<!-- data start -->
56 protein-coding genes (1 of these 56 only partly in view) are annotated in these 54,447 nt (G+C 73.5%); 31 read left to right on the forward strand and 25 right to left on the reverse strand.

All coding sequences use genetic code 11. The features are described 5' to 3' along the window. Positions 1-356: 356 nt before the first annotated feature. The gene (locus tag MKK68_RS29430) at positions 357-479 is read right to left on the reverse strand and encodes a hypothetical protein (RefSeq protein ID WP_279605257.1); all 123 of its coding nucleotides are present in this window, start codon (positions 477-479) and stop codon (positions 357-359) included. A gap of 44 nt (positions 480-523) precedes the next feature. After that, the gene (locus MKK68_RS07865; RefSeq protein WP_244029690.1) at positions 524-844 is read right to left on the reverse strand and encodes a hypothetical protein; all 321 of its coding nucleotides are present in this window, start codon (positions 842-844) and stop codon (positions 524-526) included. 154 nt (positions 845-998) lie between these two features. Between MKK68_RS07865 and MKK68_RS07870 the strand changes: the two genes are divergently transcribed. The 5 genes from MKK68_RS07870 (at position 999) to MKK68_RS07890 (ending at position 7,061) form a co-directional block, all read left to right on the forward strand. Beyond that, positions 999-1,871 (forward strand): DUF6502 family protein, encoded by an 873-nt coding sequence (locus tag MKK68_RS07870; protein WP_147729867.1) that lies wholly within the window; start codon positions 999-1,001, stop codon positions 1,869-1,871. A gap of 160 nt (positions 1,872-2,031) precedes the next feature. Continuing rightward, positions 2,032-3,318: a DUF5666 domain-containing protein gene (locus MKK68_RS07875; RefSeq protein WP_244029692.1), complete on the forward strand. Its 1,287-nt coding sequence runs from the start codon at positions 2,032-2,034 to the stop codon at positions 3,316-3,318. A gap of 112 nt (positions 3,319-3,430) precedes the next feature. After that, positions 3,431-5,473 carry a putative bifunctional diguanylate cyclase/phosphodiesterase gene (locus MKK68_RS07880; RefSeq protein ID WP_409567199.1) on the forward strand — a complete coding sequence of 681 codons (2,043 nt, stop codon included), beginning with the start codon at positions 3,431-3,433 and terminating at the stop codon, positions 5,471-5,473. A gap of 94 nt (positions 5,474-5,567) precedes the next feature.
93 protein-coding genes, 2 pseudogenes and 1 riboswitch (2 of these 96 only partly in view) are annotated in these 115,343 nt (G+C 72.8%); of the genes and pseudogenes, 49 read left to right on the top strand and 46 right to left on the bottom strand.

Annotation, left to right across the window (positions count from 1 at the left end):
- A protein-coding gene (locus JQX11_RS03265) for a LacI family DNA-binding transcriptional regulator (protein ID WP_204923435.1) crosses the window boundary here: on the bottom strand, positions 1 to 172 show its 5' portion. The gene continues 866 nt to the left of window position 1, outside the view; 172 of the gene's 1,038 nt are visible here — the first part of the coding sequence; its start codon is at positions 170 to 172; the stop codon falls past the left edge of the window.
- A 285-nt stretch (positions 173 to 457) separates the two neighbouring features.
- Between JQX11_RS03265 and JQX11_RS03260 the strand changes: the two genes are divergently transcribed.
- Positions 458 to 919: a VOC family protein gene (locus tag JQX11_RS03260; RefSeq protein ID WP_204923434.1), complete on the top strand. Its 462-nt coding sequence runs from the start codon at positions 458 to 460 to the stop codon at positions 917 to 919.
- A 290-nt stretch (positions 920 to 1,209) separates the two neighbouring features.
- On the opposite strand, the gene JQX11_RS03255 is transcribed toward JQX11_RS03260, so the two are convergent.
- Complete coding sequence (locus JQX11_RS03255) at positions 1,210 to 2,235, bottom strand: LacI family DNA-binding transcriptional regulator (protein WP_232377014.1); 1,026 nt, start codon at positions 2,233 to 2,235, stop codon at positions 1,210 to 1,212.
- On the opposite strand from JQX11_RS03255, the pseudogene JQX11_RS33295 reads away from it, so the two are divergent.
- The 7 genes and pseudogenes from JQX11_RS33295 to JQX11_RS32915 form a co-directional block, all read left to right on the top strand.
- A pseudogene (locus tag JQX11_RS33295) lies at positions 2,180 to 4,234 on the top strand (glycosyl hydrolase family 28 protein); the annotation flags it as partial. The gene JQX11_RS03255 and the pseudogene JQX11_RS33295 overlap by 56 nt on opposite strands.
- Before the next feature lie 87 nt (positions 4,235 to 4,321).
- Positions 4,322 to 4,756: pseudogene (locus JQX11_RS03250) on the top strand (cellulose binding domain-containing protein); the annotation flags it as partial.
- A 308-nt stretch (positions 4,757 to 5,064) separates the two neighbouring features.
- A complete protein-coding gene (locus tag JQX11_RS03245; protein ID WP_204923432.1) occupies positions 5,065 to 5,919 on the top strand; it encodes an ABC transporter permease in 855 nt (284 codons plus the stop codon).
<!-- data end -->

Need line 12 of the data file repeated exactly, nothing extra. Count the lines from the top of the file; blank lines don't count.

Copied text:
- On the opposite strand from JQX11_RS03255, the pseudogene JQX11_RS33295 reads away from it, so the two are divergent.